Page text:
The monks wanted to get a Swedish saint as they thought it could be easier to keep the Swedish people Christians if they had their own saint to pray to. But it had to be a man they knew about, preferably a king. The problem was that the kings from that time were no saints. The fact is, they made up the story about the crusade. It is very unlikely he led it as he was not a king of Sweden.
When then was Finland connected to Sweden? At the time of Tacitus 100 years after Christ, Sweden was divided into many small parts, so small that in Svealand between Stockholm and Uppsala there were three of them. Biggest was Tihundaland, a kingdom of ten hundare of what we now call parishes. We don't know how many kingdoms there were in Finland, but we know it was divided in hundare as the Finnish word "kunta" comes from hundare. In the old Kaland there were about 100 hundares as the Finnish name is "satakunta", meaning 100 hundares..
The connection to Sweden must have been long and rather strong as the oldest laws were almost the same. We know they fought, too, as the different kingdoms in Sweden also did. In Sweden they moved toward a united kingdom in the 6th century. I think there was a gradual development of the connection between Finland and Sweden, and it grew stronger as Finland needed help against the Russians or Novgorod. Novgorod tried to find a free route to the west and to Sweden; Finland tried to keep a hand in this route to profit on trade to Russia. For this they fought from time to time until Czar Peter founded St. Petersburg, now Leningrad, in the beginning of the 18th century.
There is no anthropological difference between Finns and Swedes in Finland and Swedes in Sweden. Professor Nevanlinna of the University of Helsingfors has estimated the Finns' eastern roots to be between one-fourth to one-third and that will also be the Swedes' eastern roots. Laborers for Sweden were also brought in from the east. There was no segregation in the old Nordic society. The oldest law said that if one of the parents of a child was a slave, the child was a slave. In the middle of the 12th century this was changed so that if one of the parents was free the child was free. From this time on, the law also said that no one could sell his child or himself into slavery. In the middle of the 13th century slavery was first forbidden in Sweden. There is no doubt that the Finns are one of the Scandinavian peoples not only geographically but also anthropologically.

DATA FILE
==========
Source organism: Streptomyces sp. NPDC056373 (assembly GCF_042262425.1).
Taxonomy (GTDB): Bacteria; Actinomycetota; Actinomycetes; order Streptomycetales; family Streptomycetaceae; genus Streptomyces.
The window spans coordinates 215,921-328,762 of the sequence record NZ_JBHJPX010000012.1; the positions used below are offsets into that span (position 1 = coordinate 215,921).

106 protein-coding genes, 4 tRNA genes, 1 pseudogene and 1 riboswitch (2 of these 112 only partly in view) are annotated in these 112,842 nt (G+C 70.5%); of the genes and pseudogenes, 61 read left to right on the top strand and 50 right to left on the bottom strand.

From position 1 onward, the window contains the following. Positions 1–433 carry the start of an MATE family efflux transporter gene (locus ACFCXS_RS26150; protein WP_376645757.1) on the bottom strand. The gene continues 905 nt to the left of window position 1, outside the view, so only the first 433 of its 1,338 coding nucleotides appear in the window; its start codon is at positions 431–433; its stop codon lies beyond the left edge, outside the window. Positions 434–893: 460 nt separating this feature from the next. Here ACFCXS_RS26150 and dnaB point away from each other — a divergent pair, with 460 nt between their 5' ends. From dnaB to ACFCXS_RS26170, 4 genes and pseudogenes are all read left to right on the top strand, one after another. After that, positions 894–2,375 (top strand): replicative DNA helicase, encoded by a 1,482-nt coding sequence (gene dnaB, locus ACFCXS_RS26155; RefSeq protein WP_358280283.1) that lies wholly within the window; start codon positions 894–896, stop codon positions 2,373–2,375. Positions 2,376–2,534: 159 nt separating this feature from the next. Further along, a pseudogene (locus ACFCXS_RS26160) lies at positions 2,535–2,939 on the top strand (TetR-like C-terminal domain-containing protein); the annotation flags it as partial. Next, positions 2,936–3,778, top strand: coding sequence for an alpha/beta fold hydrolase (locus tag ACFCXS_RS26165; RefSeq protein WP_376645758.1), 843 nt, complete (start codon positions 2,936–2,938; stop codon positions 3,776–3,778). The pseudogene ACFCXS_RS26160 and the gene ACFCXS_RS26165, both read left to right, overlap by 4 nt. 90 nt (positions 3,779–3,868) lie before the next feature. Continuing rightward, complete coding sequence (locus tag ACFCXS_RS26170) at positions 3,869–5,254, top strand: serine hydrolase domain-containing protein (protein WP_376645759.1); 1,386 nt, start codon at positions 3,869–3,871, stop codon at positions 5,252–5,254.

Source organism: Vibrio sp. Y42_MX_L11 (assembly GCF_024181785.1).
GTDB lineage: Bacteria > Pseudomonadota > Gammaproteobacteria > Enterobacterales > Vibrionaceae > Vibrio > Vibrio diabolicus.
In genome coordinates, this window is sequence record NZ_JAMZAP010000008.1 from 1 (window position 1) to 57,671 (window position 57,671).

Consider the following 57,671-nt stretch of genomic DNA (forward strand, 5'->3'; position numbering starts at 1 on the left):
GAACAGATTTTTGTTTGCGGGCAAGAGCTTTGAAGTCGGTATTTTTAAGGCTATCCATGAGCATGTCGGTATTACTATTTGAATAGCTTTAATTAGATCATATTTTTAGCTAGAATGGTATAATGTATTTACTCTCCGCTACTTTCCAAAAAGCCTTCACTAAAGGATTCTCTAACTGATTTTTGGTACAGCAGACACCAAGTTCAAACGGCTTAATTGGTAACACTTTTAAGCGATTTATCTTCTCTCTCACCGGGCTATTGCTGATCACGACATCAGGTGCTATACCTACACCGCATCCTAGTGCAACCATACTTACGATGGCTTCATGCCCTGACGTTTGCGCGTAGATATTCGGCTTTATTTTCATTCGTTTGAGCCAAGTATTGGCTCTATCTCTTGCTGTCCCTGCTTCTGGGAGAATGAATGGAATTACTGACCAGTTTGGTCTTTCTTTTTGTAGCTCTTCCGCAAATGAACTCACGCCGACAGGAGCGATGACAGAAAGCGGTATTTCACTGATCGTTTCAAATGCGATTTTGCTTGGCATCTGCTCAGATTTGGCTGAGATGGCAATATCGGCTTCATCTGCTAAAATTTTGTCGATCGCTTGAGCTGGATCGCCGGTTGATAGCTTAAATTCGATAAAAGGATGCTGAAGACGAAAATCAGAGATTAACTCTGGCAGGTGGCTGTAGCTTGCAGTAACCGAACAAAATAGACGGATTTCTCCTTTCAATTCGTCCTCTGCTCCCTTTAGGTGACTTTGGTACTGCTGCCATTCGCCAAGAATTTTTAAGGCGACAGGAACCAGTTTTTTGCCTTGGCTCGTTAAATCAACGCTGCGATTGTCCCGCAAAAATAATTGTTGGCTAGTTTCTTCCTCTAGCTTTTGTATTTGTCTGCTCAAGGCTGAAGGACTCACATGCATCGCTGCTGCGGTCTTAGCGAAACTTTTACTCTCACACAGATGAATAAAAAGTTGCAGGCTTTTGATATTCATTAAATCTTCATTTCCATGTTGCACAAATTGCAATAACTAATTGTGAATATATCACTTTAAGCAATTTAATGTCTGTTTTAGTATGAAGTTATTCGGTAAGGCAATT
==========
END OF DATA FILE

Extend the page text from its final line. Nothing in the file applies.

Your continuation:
The word "Finn" is an old word that originally had nothing to do with a certain people. From very old times there is the name "Finnveden" south of Stockholm. It is the combination with "veden" instead of "skog" for wood that shows it is very old. From Swedish "finne" comes the verb "finna, to find" and means a person so poor or living at such a low development phase that he lives on what he can find. In olden times people in Sweden called everyone living on the east side of the gulf "Finns" regardless of what language they spoke. At the time the use of slang words of abuse was very common. Today the word "Finn" is accepted as the name of the Finnish-speaking people.
No one can estimate the proportion of Finnish and Swedish-speaking people in Finland in olden times. We can't find any sign of a movement from Sweden to Finland in the 12th and 13th centuries, but in the 14th century we know that many Swedish-speaking people moved from Finland to Sweden. In Sweden that is called "västfinska invandringen", the Westfinn immigration. From the beginning of the 17th century we can approximate the population of Finland at 350,000 people. Of them about 80,000 were Swedish-speaking or 23 %. Today this total is about 6-7 % and the population 4,900,000.
Text from a speech given at a reunion in Metropolitan, Michigan,
July 4, 1987.
Published by SFHS Newsletter 1993, Vol. 2, No. 4
© Pär-Erik Levlin[ Beginning of article ]